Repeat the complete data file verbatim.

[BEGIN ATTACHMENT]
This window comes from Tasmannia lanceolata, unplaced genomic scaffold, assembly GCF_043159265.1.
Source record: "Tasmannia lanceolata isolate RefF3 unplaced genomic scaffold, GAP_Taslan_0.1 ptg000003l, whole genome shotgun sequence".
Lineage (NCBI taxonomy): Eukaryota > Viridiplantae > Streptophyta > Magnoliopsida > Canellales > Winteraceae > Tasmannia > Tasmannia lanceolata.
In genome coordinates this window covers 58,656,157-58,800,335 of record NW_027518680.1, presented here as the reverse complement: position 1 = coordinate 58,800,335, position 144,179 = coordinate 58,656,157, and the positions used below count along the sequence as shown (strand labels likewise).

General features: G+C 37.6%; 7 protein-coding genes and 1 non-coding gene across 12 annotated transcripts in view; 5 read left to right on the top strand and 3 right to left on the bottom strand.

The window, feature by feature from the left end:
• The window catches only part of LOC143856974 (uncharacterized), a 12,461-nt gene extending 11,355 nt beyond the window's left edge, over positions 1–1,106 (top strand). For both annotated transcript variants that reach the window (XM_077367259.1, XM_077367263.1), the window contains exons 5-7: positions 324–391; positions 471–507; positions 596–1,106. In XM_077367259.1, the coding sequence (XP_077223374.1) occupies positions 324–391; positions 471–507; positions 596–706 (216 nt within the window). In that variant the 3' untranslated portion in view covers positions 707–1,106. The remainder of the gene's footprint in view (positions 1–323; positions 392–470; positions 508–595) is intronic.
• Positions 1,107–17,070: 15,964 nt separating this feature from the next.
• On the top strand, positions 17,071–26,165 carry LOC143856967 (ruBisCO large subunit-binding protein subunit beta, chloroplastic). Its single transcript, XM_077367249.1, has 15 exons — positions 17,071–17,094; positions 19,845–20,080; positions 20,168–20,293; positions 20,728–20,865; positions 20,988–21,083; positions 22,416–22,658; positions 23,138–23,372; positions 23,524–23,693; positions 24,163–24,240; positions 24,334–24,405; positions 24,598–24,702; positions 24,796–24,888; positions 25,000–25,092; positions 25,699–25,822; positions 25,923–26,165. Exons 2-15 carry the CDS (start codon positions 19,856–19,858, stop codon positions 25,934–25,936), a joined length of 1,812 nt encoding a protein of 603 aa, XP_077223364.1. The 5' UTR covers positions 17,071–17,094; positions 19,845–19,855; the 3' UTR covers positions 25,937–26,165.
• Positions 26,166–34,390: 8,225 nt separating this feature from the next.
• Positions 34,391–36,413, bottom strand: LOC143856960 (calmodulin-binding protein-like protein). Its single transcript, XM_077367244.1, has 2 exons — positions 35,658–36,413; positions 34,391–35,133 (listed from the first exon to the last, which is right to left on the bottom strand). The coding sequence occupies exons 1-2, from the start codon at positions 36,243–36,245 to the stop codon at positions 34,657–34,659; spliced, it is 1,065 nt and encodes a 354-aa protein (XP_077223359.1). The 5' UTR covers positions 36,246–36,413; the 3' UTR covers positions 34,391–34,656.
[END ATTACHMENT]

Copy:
This window comes from Tasmannia lanceolata, unplaced genomic scaffold, assembly GCF_043159265.1.
Source record: "Tasmannia lanceolata isolate RefF3 unplaced genomic scaffold, GAP_Taslan_0.1 ptg000003l, whole genome shotgun sequence".
Lineage (NCBI taxonomy): Eukaryota > Viridiplantae > Streptophyta > Magnoliopsida > Canellales > Winteraceae > Tasmannia > Tasmannia lanceolata.
In genome coordinates this window covers 58,656,157-58,800,335 of record NW_027518680.1, presented here as the reverse complement: position 1 = coordinate 58,800,335, position 144,179 = coordinate 58,656,157, and the positions used below count along the sequence as shown (strand labels likewise).

General features: G+C 37.6%; 7 protein-coding genes and 1 non-coding gene across 12 annotated transcripts in view; 5 read left to right on the top strand and 3 right to left on the bottom strand.

The window, feature by feature from the left end:
• The window catches only part of LOC143856974 (uncharacterized), a 12,461-nt gene extending 11,355 nt beyond the window's left edge, over positions 1–1,106 (top strand). For both annotated transcript variants that reach the window (XM_077367259.1, XM_077367263.1), the window contains exons 5-7: positions 324–391; positions 471–507; positions 596–1,106. In XM_077367259.1, the coding sequence (XP_077223374.1) occupies positions 324–391; positions 471–507; positions 596–706 (216 nt within the window). In that variant the 3' untranslated portion in view covers positions 707–1,106. The remainder of the gene's footprint in view (positions 1–323; positions 392–470; positions 508–595) is intronic.
• Positions 1,107–17,070: 15,964 nt separating this feature from the next.
• On the top strand, positions 17,071–26,165 carry LOC143856967 (ruBisCO large subunit-binding protein subunit beta, chloroplastic). Its single transcript, XM_077367249.1, has 15 exons — positions 17,071–17,094; positions 19,845–20,080; positions 20,168–20,293; positions 20,728–20,865; positions 20,988–21,083; positions 22,416–22,658; positions 23,138–23,372; positions 23,524–23,693; positions 24,163–24,240; positions 24,334–24,405; positions 24,598–24,702; positions 24,796–24,888; positions 25,000–25,092; positions 25,699–25,822; positions 25,923–26,165. Exons 2-15 carry the CDS (start codon positions 19,856–19,858, stop codon positions 25,934–25,936), a joined length of 1,812 nt encoding a protein of 603 aa, XP_077223364.1. The 5' UTR covers positions 17,071–17,094; positions 19,845–19,855; the 3' UTR covers positions 25,937–26,165.
• Positions 26,166–34,390: 8,225 nt separating this feature from the next.
• Positions 34,391–36,413, bottom strand: LOC143856960 (calmodulin-binding protein-like protein). Its single transcript, XM_077367244.1, has 2 exons — positions 35,658–36,413; positions 34,391–35,133 (listed from the first exon to the last, which is right to left on the bottom strand). The coding sequence occupies exons 1-2, from the start codon at positions 36,243–36,245 to the stop codon at positions 34,657–34,659; spliced, it is 1,065 nt and encodes a 354-aa protein (XP_077223359.1). The 5' UTR covers positions 36,246–36,413; the 3' UTR covers positions 34,391–34,656.